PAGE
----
Predictably, Larry Kudlow and Peter Navarro were hastily dispatched to make the TV rounds on Friday morning on the heels of the strong June jobs report.
There was a time when the administration’s efforts to argue for rate cuts while simultaneously singing the praises of the MAGA economy prompted indignant rejoinders from those who saw the charade for exactly what it was: An almost textbook case of authoritarian-style economic mismanagement, characterized by an insistence on rate cuts alongside pro-cyclical fiscal policy.
At this point, though, incredulity and righteous indignation has given way to derisive scoffing. Kudlow is now indistinguishable from the likes of Sean Hannity, Lou Dobbs and Rudy Giuliani.
Larry was always something of a joke (a supply-side sock puppet, forever nostalgic for a time when he was marginally relevant), but now he’s just a sad sycophant who has decided it’s too late to turn back. Like Dobbs and Giuliani, Kudlow’s legacy will now be defined by Trump, with everything else relegated to a footnote.
Following the jobs blowout, Kudlow made the obligatory appearance on Bloomberg TV to insist that rate cuts are still necessary despite the US “killing it on the economy” (as he put it earlier this year, in a truly sad propaganda message clearly designed to mimic rap videos).
“[The Fed should] take back the rate hike”, Kudlow told Bloomberg, parroting fellow groveling moron Stephen Moore. Next, Kudlow insulted everyone’s intelligence by telling Jonathan Ferro that despite having just implored the Fed to cut rates, the administration is “not encroaching on Fed independence” but rather “reading the market tea leaves”.
(If the video does not load, please refresh your page)
What Kudlow the tasseographer fails to mention is that the “tea leaves” are influenced by Trump in a multitude of ways. Trade escalations forced the market to price in rate cuts and the drag on global growth exerted by the trade frictions has pushed down global bond yields. In other words, Trump has played a large role in engineering a growth scare.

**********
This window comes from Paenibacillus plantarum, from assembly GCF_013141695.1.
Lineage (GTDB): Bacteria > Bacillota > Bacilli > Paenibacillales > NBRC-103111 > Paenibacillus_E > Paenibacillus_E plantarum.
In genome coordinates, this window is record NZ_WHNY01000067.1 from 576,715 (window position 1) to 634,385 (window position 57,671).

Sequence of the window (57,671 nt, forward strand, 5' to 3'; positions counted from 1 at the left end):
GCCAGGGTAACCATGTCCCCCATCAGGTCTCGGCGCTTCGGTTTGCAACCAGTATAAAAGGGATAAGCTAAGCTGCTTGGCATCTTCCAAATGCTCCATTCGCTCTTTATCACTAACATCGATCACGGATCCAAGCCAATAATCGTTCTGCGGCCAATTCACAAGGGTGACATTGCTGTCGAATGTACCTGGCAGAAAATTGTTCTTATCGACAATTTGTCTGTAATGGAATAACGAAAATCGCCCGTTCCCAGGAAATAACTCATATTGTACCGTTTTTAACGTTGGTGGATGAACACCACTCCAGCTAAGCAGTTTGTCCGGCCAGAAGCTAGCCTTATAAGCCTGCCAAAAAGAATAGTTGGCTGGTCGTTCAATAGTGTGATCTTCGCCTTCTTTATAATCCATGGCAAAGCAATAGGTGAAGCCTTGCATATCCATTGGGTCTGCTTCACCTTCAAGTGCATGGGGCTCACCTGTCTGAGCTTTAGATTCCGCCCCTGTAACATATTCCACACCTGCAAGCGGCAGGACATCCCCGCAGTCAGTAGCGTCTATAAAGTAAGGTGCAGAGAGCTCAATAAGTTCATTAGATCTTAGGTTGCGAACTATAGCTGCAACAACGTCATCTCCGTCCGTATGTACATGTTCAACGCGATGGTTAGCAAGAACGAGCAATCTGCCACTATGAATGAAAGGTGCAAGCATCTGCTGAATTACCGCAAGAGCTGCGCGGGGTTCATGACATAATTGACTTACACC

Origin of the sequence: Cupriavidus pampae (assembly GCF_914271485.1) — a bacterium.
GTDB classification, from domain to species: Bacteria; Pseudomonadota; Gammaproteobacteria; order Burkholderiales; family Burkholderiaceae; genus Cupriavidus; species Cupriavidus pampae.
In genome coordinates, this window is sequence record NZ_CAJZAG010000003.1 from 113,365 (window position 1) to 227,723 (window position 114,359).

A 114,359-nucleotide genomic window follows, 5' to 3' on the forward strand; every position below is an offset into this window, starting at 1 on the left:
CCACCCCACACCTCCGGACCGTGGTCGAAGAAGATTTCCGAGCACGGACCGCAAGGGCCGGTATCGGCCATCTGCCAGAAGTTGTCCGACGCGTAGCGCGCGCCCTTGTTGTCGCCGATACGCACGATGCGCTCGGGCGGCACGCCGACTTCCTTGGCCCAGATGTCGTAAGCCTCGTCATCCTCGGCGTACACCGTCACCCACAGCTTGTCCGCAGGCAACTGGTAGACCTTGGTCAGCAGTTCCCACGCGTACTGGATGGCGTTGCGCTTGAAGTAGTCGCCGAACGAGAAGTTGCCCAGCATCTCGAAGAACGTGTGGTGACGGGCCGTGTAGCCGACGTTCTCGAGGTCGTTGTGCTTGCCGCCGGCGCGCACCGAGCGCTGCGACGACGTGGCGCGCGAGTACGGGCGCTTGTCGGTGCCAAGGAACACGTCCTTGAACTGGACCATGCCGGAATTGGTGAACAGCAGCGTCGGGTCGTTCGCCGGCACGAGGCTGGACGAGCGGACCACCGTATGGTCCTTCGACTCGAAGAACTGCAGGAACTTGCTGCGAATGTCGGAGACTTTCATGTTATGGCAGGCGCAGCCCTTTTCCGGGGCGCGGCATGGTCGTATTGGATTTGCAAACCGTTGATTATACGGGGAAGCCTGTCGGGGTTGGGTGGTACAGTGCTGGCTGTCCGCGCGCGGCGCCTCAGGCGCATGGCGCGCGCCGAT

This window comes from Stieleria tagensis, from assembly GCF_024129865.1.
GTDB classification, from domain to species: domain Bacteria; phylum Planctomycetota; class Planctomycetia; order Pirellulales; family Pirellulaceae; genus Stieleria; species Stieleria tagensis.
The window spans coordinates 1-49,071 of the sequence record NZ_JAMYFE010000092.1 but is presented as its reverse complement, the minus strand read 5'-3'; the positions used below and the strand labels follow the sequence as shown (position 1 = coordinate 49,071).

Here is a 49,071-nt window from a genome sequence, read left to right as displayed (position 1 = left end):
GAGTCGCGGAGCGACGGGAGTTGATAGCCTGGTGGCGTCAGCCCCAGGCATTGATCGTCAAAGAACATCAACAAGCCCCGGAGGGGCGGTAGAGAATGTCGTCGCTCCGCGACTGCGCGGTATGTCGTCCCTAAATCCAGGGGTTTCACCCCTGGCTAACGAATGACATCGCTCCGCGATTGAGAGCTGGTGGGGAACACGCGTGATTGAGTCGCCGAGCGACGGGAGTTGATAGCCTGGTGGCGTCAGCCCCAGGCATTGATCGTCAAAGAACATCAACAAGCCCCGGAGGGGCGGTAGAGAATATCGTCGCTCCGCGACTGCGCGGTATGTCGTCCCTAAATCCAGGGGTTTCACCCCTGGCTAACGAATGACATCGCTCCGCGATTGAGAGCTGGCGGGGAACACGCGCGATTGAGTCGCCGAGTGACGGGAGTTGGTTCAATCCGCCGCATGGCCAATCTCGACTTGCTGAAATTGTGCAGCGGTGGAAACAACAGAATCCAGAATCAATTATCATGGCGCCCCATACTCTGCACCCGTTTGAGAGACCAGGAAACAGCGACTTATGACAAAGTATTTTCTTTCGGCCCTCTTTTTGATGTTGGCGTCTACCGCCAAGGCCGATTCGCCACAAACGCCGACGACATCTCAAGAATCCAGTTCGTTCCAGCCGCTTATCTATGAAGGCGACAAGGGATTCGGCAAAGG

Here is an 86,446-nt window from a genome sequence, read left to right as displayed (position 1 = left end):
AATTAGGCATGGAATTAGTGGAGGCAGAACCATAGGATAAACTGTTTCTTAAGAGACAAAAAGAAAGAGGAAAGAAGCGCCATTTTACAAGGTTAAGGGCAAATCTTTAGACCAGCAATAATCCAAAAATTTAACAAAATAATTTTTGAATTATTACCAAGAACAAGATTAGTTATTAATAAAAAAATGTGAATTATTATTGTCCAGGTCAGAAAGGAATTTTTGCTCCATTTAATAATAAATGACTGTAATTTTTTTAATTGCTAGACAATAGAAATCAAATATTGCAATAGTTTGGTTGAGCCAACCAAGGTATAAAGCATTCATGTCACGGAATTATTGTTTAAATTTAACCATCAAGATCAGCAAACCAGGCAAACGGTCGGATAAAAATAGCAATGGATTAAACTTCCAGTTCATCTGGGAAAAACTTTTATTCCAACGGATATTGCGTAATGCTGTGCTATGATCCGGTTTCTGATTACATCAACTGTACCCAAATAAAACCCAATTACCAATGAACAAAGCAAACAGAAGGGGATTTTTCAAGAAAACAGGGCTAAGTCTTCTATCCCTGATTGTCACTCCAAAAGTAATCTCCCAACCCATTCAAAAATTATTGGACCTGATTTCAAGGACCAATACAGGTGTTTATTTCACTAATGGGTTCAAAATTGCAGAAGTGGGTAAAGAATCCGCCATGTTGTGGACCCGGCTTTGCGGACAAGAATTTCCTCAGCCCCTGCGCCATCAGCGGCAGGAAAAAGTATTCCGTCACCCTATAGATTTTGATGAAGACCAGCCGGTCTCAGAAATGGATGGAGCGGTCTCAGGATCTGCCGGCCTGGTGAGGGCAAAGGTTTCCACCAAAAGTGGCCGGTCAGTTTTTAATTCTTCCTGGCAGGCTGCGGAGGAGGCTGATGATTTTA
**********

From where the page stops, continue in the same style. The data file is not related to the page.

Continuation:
When you throw in his constant badgering of Jerome Powell, you end up with a bond market that is just a reflection of things Trump has done and said.
After proselytizing on Bloomberg, Larry promptly showed up on CNBC, where he pitched his old colleagues the same spiel. “[Inflation is] way below the Fed’s target and what most people want and that’s the reason they should take back the interest rate hike”, he said. “With a weak global economy taking out an insurance policy is not a bad thing…I just don’t want anything to interfere with this strong prosperity cycle”.
That’s a joke. What he really means is: “The president doesn’t want anything to interfere with this election cycle”.
Again, what Larry leaves out is Trump’s role in perpetuating weakness in the global economy. Trump shielded the US from the downturn abroad with debt-funded, deficit-ballooning fiscal stimulus, and then, when the sugar high started to wear off, he started demanding rate cuts when the unemployment rate is parked at a five-decade low.
Make no mistake, it’s just a happy coincidence that inflation is subdued. Trump wouldn’t care if it was accelerating sharply – he’d still be demanding rate cuts and Kudlow would be right there with him because, let’s face it, what else does Larry have at this point in his career?
Meanwhile, Peter Navarro told CNN the same thing, and that wasn’t all he said. Peter also talked about Trump’s Fourth of July celebration and just generally pandered to the president in a manner so obsequious that you almost feel sorry for him, until you remember he’s Peter Navarro.
There is no sense in which any of this can be taken seriously anymore. It is pure, unadulterated propaganda. By entertaining it, CNN, Bloomberg and CNBC are becoming extensions of Fox, which, at this point, is just an American Pravda.
On July 4, Fox’s Dobbs called America’s decorated generals “snowflakes” for not supporting Trump’s farcical military spectacle. At the event, Trump proved just how much he really respects America’s history by bumbling a speech he didn’t write. Among at least a half-dozen gaffes, Trump claimed George Washington captured British “airports” during the Revolutionary War.
Kudlow spoke to Fox on Friday morning as well. His pitch was indistinguishable from that aired by the other networks.